What to Do About the Rise in Ontario Marijuana Grow Ops

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| 2011 Jul 27 |
What to Do About the Rise in Ontario Marijuana Grow Ops

Marijuana grow ops can be found anywhere, from lower-end neighbourhoods to new and expensive family suburbs. In 2005, there were an estimated 10,000 grow ops in Toronto alone and about 50,000 in Canada. About 20,000 of these were in Ontario.

Shocked? These numbers are only increasing, and the York Region Police believe that if they had all of the resources available to them, officers could spend every hour of every day busting grow ops.

As for the homes that are left behind following a bust, they are completely devastated with mold.

Marijuana Grow Ops in Toronto
High humidity levels required in a grow op lead to inevitable and destructive black mold contamination.

Worse still, there’s no one in charge of carrying out the mold inspections or remediation before the houses are put up for sale. They lure in prospective buyers who might not be aware of the building’s past and potential for mold growth.

How to recognize a grow op

Signs of a grow op can be both obvious and hidden, so it’s important to watch closely for them. Knowing what to look for will help you detect dangerous (and potentially deadly) contamination, such as toxic black mold growth.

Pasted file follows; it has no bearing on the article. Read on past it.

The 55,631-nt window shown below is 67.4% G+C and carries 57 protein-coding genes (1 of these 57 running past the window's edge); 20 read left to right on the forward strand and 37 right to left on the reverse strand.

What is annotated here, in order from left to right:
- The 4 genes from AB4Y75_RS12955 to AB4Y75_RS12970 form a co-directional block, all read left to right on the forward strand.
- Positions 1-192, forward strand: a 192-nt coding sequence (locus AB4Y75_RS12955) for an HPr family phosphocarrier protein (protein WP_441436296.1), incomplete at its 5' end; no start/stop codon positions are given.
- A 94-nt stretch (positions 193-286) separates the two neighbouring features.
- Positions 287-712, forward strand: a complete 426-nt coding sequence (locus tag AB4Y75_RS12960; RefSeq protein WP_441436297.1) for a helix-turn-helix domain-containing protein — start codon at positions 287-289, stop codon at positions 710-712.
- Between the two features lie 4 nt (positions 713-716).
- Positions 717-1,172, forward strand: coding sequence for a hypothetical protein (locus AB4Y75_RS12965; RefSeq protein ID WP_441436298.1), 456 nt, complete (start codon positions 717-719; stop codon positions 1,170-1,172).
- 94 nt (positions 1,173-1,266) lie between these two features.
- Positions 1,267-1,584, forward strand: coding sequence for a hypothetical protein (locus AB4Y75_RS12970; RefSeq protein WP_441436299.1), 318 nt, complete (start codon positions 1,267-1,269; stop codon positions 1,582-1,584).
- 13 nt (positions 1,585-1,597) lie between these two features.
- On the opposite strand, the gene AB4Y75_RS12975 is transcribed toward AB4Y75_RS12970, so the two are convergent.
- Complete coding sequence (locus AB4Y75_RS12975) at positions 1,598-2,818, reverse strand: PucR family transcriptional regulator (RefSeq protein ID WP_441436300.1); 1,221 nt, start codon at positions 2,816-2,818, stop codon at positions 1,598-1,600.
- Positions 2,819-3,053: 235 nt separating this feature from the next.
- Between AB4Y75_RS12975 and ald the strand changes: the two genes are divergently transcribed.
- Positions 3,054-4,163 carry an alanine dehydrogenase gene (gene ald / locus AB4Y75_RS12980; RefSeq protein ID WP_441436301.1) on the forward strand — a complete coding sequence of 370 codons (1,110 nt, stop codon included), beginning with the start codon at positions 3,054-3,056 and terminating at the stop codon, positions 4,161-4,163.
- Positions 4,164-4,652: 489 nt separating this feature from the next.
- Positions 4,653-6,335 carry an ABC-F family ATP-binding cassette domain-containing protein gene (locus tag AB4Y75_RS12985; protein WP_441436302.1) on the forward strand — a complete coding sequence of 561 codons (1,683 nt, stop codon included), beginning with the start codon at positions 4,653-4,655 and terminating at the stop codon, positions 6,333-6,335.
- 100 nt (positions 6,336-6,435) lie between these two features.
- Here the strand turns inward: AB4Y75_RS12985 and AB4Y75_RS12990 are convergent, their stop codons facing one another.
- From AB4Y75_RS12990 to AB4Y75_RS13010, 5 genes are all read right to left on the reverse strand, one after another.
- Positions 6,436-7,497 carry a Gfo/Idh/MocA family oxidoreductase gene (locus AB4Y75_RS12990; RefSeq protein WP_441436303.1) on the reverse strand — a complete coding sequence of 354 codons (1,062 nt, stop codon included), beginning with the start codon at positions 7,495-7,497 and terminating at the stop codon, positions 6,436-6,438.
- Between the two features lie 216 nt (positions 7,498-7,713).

Toxic black mold is the result of high humidity levels, and there’s exceptionally high levels of humidity in homes used to cultivate marijuana.

Changes to the home’s ventilation system and structural integrity contribute to the spread of black mold. A mold inspection should be carried out in order to help uncover any growth and, in the case that it’s there, remove it.

An inspection will help protect future residents from suffering the effects of mold exposure.

On that note, for anyone expecting a real estate agent to keep them informed, the Canadian Real Estate Association’s ethics guide regarding grow-ops is full of loopholes.

The seller (and listing agent) is only obligated to let a buyer know if the home was a grow-op if there is a latent (hidden) defect the seller knows about, if the buyer asks or if the purchase agreement states the property must not have been used as a grow op.

In 2013, realtors began pushing for the creation of a grow op registry that would alert buyers and real estate agents about former grow op properties.

However, because this idea is not yet reality, it’s extremely important that you call on professional mold inspectors if you suspect that your home or the one you’re interested in purchasing may have been used as a grow op.

For professional marijuana grow op mold inspection services in Toronto, Mold Busters can help.